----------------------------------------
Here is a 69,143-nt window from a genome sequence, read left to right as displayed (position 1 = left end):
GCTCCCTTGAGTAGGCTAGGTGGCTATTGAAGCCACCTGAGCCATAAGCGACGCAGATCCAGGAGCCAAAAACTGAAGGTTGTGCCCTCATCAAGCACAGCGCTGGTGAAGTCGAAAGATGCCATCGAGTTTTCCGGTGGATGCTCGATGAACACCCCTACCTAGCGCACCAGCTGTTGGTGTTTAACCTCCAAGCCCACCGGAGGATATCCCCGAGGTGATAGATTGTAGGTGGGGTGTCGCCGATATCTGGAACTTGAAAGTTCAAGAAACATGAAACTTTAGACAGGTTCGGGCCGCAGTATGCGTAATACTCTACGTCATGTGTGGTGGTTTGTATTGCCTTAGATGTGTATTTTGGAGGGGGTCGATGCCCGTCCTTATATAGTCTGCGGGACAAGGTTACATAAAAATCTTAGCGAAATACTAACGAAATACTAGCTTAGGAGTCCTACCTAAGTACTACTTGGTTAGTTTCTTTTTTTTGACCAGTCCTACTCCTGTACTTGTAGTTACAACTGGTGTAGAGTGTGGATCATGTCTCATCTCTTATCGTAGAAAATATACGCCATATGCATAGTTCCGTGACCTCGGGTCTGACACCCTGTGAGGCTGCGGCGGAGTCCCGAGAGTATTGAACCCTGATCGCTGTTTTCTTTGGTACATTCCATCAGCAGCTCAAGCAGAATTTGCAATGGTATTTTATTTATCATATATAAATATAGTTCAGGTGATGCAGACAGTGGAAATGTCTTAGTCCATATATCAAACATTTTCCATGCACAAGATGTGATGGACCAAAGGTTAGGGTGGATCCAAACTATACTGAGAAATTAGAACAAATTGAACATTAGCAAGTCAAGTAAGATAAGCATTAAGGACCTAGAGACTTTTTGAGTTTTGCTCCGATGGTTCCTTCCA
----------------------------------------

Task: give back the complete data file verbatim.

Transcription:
Here is a 69,143-nt window from a genome sequence, read left to right as displayed (position 1 = left end):
GCTCCCTTGAGTAGGCTAGGTGGCTATTGAAGCCACCTGAGCCATAAGCGACGCAGATCCAGGAGCCAAAAACTGAAGGTTGTGCCCTCATCAAGCACAGCGCTGGTGAAGTCGAAAGATGCCATCGAGTTTTCCGGTGGATGCTCGATGAACACCCCTACCTAGCGCACCAGCTGTTGGTGTTTAACCTCCAAGCCCACCGGAGGATATCCCCGAGGTGATAGATTGTAGGTGGGGTGTCGCCGATATCTGGAACTTGAAAGTTCAAGAAACATGAAACTTTAGACAGGTTCGGGCCGCAGTATGCGTAATACTCTACGTCATGTGTGGTGGTTTGTATTGCCTTAGATGTGTATTTTGGAGGGGGTCGATGCCCGTCCTTATATAGTCTGCGGGACAAGGTTACATAAAAATCTTAGCGAAATACTAACGAAATACTAGCTTAGGAGTCCTACCTAAGTACTACTTGGTTAGTTTCTTTTTTTTGACCAGTCCTACTCCTGTACTTGTAGTTACAACTGGTGTAGAGTGTGGATCATGTCTCATCTCTTATCGTAGAAAATATACGCCATATGCATAGTTCCGTGACCTCGGGTCTGACACCCTGTGAGGCTGCGGCGGAGTCCCGAGAGTATTGAACCCTGATCGCTGTTTTCTTTGGTACATTCCATCAGCAGCTCAAGCAGAATTTGCAATGGTATTTTATTTATCATATATAAATATAGTTCAGGTGATGCAGACAGTGGAAATGTCTTAGTCCATATATCAAACATTTTCCATGCACAAGATGTGATGGACCAAAGGTTAGGGTGGATCCAAACTATACTGAGAAATTAGAACAAATTGAACATTAGCAAGTCAAGTAAGATAAGCATTAAGGACCTAGAGACTTTTTGAGTTTTGCTCCGATGGTTCCTTCCA